What happens when brands take a stand on social issues?

April 10, 2019

There has been a recent increase in brands weighing in on social, cultural and political issues. This trend has raised questions as to how appropriate it is for brands to get involved in wider issues, whether the subject matter is related to their industry or not.

More than half of Brits think that brands should be able to express how they feel on certain topics, but only 42% like brands that are willing to get involved in social issues. This paints a confusing landscape for brands, but what is clear is that social or political statements made purely for their own sake are no longer being tolerated. Brand activism for the purpose of marketing has left consumers frustrated, so if brands are going to voice an opinion, they are expected to back it up with appropriate action.

How can brands take a stand?

Firstly, and most importantly, brands must place audience insights at the heart of any social or political campaigning. It can be easy to get swept along when trying to please as many people as possible, but brands must really listen and understand the issues before broadcasting their stance. For campaigning and lobbying to be taken seriously it must be aligned with a cause that your brand truly believes in, rather than just jumping on the bandwagon. This is only possible if your brand is willing and able to invest resources into making a serious positive change.

The Body Shop was one of the first brands to voice its ethical values and beliefs. By making fair trade a priority, they completely revolutionised the beauty sector. It’s founder and CEO, Anita Roddick, not only wanted to make her beauty products luxurious and enticing, but she had an absolute commitment to fair trade, transparency regarding their products, and no testing on animals. Body Shop clients were clearly fans of her products, but many more approved of her activism and often engaged in support for the causes they shared.

Beautifully clean

American company, Beauty Counter is a fantastic example of positive brand activism. By taking a cause that represents the very foundation of their business — clean beauty — they are making a serious investment in real change throughout the US. Beauty Counter has a “Never Ever List” which details more than 1,500 harmful or questionable chemicals, including the 1,400 banned within the European Union, which they will never use in any of their products. The United States has currently banned only 30 of these chemicals, so there is still much work to be done.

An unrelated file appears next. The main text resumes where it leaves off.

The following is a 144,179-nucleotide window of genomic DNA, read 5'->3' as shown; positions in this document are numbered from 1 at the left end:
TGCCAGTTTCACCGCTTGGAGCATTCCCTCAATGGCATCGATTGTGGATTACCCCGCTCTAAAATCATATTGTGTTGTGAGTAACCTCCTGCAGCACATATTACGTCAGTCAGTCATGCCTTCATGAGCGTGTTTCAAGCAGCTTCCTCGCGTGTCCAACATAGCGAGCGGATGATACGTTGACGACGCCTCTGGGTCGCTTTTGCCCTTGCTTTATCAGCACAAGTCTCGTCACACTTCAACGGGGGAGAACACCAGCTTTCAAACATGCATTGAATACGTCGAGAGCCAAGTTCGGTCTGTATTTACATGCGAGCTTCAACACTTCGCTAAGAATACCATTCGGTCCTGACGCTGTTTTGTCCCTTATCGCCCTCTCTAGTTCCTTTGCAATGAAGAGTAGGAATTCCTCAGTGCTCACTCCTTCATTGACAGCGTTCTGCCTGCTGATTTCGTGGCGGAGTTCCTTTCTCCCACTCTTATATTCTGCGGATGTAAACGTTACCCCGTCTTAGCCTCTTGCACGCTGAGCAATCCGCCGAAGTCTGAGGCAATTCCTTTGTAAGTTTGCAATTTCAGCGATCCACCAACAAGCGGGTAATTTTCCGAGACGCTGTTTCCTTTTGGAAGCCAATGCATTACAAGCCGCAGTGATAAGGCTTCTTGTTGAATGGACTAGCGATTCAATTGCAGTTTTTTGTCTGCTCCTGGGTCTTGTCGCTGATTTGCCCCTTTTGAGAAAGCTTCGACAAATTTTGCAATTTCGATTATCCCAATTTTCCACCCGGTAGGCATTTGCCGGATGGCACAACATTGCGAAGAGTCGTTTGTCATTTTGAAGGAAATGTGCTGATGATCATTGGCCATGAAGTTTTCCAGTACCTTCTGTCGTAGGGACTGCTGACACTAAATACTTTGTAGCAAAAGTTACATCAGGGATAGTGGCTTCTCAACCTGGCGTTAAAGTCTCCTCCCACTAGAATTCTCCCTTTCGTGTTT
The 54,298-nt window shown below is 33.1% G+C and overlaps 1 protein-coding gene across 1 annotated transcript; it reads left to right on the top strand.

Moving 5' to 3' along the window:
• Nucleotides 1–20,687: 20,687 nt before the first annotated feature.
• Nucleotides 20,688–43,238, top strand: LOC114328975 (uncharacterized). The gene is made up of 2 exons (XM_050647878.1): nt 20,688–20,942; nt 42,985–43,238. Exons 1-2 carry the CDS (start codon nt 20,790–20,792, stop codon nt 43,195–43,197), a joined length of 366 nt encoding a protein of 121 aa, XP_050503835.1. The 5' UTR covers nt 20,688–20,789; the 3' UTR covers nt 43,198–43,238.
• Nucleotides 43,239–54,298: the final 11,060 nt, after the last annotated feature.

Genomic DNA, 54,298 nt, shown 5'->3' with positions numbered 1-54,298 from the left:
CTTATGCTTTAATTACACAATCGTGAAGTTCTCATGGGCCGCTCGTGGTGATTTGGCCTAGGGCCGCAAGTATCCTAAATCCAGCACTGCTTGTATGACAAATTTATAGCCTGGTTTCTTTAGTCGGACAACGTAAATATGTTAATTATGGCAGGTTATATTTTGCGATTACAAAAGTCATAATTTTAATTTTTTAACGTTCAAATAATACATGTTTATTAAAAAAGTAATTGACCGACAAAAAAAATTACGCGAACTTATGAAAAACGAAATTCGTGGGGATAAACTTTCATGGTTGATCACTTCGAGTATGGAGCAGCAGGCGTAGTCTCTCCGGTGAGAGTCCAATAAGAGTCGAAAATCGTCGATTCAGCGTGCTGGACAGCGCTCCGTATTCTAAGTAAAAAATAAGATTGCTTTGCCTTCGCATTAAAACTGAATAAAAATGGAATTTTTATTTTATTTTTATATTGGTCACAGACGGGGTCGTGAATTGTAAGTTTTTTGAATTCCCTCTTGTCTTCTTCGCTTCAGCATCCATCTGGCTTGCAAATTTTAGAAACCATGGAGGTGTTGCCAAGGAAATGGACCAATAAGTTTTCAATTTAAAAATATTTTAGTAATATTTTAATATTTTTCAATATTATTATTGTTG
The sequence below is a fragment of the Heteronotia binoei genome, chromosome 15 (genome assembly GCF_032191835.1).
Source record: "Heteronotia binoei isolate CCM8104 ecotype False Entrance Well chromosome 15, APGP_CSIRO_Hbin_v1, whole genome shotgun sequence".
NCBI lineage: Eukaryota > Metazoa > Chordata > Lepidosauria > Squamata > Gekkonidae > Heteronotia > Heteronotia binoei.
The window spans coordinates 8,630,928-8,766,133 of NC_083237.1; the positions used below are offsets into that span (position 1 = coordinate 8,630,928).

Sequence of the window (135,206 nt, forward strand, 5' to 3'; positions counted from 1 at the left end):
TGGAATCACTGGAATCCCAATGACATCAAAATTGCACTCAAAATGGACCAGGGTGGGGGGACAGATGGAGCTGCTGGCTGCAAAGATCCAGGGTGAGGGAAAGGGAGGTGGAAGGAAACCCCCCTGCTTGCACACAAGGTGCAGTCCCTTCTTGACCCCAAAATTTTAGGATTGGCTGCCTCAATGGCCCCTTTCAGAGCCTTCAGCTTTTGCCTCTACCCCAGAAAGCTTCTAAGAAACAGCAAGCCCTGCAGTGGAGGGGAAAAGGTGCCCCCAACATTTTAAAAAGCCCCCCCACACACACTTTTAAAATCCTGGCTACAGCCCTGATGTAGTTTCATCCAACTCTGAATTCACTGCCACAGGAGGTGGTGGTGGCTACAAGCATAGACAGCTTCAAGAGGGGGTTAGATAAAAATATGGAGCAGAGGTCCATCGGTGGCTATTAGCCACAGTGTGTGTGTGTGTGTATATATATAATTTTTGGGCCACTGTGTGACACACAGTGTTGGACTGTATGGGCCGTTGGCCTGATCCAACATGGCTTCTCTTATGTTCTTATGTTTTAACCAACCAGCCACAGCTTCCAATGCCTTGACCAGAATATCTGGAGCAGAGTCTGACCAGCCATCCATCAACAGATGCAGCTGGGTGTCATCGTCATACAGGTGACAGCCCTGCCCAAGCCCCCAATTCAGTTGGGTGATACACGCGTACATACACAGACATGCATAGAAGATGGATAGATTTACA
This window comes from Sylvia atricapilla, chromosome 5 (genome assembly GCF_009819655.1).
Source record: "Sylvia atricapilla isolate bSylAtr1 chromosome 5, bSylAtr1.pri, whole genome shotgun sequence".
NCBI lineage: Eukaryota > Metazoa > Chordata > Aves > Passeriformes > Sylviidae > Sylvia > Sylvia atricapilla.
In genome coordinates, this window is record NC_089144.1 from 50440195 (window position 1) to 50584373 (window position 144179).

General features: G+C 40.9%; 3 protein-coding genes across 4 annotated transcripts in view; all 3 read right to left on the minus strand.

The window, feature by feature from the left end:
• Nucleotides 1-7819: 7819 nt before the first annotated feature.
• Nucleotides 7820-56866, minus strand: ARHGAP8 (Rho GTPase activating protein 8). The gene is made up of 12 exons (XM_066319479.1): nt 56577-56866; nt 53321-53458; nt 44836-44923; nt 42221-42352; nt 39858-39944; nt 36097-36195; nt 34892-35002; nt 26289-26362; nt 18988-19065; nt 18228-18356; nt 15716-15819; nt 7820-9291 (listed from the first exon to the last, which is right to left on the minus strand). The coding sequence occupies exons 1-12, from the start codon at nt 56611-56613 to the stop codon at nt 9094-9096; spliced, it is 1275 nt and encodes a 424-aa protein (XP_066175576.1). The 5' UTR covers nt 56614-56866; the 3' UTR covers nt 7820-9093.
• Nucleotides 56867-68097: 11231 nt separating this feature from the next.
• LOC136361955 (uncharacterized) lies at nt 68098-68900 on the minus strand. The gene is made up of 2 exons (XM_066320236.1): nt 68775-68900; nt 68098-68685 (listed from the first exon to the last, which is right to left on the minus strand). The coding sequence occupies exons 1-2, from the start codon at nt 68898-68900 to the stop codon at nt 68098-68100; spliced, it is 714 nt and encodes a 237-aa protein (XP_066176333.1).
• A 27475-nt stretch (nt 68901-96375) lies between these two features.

Beauty Counter has funded and trained 100 people from their network of sales consultants to lobby Congress and persuade them to change the law, so that the FDA can regulate formulations of personal care products. This is a particularly interesting case as they are petitioning for their USP to be made mandatory across the industry (although arguably the FDA are unlikely to take it that far), all for the greater good of consumers. It’s this attitude of putting the audience or the issue ahead of the brand that will help to support those embarking on the journey of making legislative change.

Nike’s risky move

When it was announced that former San Francisco 49er's quarterback Colin Kaepernick was the new face of Nike’s 30th anniversary “Just Do It” campaign, the news was met with an intense media storm. From the hashtags #justburnit and #boycottnike trending on Twitter, to President Trump weighing in with his views; it looked as if Nike was facing a battle it might struggle to win.

However, sales figures told a different story. After an initial dip, online sales from the Sunday of Labor Day weekend through to the following Tuesday grew by 31%, compared to a 17% increase in the same period in 2017. But this backlash was anticipated, so Nike held firm on the campaign, showing no signs of apology for the furore created.

Having done their research, Nike knows that their most engaged audience persona is ‘Made it and Know it’, from one of 70 categories of consumers identified by 4C Insights (Cross Cultural Consumer Characterisation). These consumers have been identified as people who are generally successful, typically single with robust social lives, and like to spend money on entertainment and travel, as well as online streaming services. The research shows that one of the biggest concerns within this group is race equality, so while Nike had to battle the backlash from multiple angles, they also knew the message would resonate with their key audience.

Arguably this campaign alone won’t make significant change; however, it has opened up progressive and much needed conversations regarding the issues that fed into the campaign. And sentiment towards Kaepernick improved by 40% during the week after the campaign launch, helping him to spread his message of social injustice to a global audience.

Battling the backlash

More brands than ever are now confronting the issues that matter to their customers. Taking a stand, however, opens businesses up to a potential backlash, so brands must think carefully before they act. That’s not to say brand activism as a form of marketing can’t still benefit the brand, whilst affecting change, but brands must be prepared to act on the causes they champion.

Ready to make a change?

Marketing today means brands must stand for something. At a time when transparency is key for building trust with consumers, purpose-led brands need to know their audience and understand what matters to them. Brands affecting change in a positive way is a good thing, but actions speak louder than words; building value through your brand values can help to make the world a better place.